University of Exeter: the popular Science in the Square event will be on Friday, 11 August

There will be a host of talks, hands-on activities and demonstrations at Science in the Square.

DEVON, 02-Aug-2017 — /EuropaWire/ — Budding nature-lovers will be taken on a voyage of discovery to find out how animals have evolved to deal with friends and foe, at a special interactive event.

Scientists from the University of Exeter will share their knowledge of the circumstances that determine whether animals are lovers or fighters, when they host the popular Science in the Square event on Friday, 11 August.

The family-friendly event, part of Falmouth Week, gives people of all ages the chance to get hands-on with science alongside some of the best researchers in the country, based at the nearby Penryn Campus.

The event will see a series of short, fun talks given by scientists from the University, based on topics such as why animals have friends, why they have weapons, and why sea turtles cross the oceans.

There will also be a host of hands-on activities and demonstrations, which will allow visitors to become scientists for the day while exploring the natural world.

The event takes place in Events Square from 12-4pm.

Stuart Bearhop, Professor of Animal Ecology, said: “We know that children have an instinctive curiosity towards nature, and constantly explore the world around them. Events such as Science in the Square allow us to nurture this innate enthusiasm for both science and nature, and develop a greater appreciation and understanding of the role they play in their everyday lives.”

Dr Kelly Moyes will be asking why animals have friends in her talk. She said: “I’m really excited to be talking about some of the work that scientists at the University of Exeter’s Penryn Campus do to understand why animals live in groups.

“We know that as humans we really benefit from having friends and what we see is that it’s exactly the same in animals. Come along to Science in the Square to hear about how animals, large and small, benefit from having friends.”

Professor Dave Hosken will discuss why animals have weapons in his talk. He said: “Science in the Square is one way we say thank you to our local community, showcasing the amazing and fun science conducted by the University of Exeter right here in Cornwall. It is a great way for children (and adults) of all ages to experience science and the wonders of the natural world first hand.”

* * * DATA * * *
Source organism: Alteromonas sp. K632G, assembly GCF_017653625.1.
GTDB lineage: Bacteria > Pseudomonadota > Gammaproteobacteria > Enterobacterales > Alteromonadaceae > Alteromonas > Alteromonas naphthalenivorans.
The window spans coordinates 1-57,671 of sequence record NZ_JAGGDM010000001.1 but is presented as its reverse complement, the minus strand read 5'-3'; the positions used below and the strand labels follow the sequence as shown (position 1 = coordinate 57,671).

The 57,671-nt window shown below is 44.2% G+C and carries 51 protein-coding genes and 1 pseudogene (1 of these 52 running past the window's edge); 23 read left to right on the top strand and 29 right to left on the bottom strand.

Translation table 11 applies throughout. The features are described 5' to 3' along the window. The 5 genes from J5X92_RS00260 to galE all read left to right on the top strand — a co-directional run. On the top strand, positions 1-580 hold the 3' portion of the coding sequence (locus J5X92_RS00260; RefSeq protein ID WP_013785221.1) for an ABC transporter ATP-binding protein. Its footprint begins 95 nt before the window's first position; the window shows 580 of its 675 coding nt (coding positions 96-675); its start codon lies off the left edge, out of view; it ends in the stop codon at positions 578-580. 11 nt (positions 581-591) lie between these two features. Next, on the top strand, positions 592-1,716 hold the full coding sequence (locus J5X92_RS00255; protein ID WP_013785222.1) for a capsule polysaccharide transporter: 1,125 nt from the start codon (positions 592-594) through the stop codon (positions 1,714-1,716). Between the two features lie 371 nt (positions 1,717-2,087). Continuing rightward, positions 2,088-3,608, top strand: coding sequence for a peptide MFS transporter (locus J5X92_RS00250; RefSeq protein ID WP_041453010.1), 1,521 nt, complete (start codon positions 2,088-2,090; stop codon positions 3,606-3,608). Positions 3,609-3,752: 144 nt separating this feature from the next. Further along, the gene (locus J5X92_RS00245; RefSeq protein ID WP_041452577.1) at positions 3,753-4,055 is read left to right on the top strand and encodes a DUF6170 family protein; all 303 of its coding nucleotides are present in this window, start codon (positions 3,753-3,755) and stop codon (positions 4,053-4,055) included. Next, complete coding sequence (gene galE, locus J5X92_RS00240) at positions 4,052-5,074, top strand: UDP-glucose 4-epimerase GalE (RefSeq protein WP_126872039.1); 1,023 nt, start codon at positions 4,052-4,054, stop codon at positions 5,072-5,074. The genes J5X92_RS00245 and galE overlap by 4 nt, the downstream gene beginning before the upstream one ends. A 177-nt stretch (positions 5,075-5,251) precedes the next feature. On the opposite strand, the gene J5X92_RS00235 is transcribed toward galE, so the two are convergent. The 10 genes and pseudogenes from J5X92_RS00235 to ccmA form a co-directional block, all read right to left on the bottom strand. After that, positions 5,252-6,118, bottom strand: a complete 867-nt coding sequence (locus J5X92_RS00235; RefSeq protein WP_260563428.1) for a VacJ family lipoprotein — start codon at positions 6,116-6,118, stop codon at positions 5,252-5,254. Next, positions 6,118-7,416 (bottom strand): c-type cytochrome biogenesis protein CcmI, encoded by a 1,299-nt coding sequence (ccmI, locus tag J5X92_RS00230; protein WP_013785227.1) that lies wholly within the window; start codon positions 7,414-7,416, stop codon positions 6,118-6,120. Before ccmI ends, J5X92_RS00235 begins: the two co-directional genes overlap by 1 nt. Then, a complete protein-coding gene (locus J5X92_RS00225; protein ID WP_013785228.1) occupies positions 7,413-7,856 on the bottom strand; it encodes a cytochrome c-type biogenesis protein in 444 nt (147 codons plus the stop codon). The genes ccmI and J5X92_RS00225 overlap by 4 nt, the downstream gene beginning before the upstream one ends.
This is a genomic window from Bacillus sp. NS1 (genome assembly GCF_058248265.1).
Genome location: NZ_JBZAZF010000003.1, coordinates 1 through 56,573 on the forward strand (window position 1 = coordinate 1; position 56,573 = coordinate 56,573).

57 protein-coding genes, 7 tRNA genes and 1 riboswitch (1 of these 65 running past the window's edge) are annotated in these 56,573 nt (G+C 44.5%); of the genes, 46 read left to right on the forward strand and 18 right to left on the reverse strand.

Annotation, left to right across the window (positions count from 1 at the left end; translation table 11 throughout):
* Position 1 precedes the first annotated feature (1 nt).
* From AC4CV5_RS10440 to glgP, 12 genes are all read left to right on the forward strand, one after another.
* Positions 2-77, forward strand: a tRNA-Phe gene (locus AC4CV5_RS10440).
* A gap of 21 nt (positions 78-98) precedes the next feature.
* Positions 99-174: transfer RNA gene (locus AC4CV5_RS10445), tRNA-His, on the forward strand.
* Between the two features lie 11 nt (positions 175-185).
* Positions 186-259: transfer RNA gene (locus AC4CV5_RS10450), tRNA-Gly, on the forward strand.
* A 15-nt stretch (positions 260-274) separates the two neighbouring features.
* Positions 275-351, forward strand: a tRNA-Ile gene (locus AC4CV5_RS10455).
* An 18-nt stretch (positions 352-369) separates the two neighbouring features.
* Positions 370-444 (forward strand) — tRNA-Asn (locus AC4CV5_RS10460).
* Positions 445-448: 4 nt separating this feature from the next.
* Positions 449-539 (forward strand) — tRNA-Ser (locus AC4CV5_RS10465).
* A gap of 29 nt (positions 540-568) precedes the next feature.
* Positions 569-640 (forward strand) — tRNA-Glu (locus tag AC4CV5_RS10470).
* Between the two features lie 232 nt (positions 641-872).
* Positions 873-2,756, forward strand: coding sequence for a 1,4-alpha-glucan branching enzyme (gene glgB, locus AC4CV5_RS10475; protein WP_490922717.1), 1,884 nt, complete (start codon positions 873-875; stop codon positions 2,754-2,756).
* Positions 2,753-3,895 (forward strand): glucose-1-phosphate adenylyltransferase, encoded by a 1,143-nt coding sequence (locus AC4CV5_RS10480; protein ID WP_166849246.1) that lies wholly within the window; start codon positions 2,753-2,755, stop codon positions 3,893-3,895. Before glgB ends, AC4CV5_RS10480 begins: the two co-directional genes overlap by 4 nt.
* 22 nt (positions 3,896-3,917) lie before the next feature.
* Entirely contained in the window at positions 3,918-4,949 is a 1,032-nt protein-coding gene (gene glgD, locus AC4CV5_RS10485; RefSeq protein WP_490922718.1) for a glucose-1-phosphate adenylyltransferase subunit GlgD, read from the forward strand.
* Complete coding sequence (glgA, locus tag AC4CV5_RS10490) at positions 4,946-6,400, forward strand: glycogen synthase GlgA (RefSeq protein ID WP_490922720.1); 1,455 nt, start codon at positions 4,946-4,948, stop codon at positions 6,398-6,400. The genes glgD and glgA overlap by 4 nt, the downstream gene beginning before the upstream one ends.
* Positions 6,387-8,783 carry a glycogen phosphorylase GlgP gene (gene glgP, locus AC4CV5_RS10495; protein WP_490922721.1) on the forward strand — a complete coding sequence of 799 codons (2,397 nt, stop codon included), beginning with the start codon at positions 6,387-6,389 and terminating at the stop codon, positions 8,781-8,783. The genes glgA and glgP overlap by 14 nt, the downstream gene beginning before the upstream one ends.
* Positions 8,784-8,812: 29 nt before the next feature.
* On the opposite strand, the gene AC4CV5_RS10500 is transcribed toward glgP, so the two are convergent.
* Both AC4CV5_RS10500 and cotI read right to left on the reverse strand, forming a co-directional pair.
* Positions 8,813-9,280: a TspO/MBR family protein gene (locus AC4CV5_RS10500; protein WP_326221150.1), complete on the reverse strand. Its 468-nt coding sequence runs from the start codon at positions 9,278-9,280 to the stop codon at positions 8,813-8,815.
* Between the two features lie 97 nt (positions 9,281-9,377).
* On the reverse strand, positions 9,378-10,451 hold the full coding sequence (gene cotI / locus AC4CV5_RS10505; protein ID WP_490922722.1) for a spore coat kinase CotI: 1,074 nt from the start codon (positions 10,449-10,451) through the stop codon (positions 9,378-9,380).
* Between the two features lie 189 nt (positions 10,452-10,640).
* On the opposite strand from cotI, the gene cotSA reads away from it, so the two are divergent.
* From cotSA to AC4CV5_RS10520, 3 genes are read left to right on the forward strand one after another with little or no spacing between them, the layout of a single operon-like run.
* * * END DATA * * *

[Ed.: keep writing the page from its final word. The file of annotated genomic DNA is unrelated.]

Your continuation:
In addition Professor Annette Broderick will reveal why sea turtles cross oceans and Dr Kev Hughes will be talking about the benefits of switching to renewable energy.

There will also be seven interactive zones to explore including the Bone Zone where you can examine skulls and skeletons, the Live Zone, where you can meet wild animals, and the Marine Zone where you can discover the rocky-shore inhabitants that live in Falmouth.

For more information, visit the website.

What’s on at Science in the Square:

Short talks by our scientists:
12:30 Why do animals have friends?
Dr Kelly Moyes spent many years studying social animals in the field and will be asking why animals rely on friends to survive.
13:30 Why do animals have weapons?
Professor Dave Hosken is an expert in animal weaponry. He will be asking why animals from triceratops to termites develop teeth, claws, stings and horns that allow them to become deadly fighters.
14:30 Why burn fossil fuels?
Dr Kev Hughes is a lecturer in renewable energy. He will be talking about how we can use the power of the wind, sun and waves as an alternative to using fossil fuels.
15:30 Why do sea turtles cross oceans?
Professor Annette Broderick is a marine conservation scientist, with a particular interest in turtles. She uses satellites to track their movements across the planet to understand more about how they live their lives.

Interactive zones run by our experts:
Bone zone: Discover skulls and skeletons, find out how limbs work and attempt the skeleton challenge.
Marine zone: Meet the weird and wonderful rocky-shore inhabitants that live right here in Falmouth.
Live zone: Get up close and personal with wild animals! Hold a cockroach and meet the other bugs and beasties that we study in our labs and find out what barn owls eat by dissecting their pellets.
Mini beast zone: Learn to use a microscope and explore the magical mini-beasts of a garden pond.
Earth zone: Join our renewable energy engineers, geologists and miners as they explore alternatives to burning fossil fuels to meet the ever-growing energy demand of human beings and learn about the resources from the world around us that can help us do this. See the technologies in action, try them for yourself and find out how they work.
Craft zone: Get creative at our craft table with painting, colouring, mask making and face-painting, plus a free bouncy castle!
Adventure zone: Immerse yourself in the incredible adventures scientists go on all around the world, from the African plains to the deepest, darkest Bornean jungle.

SOURCE: University of Exeter

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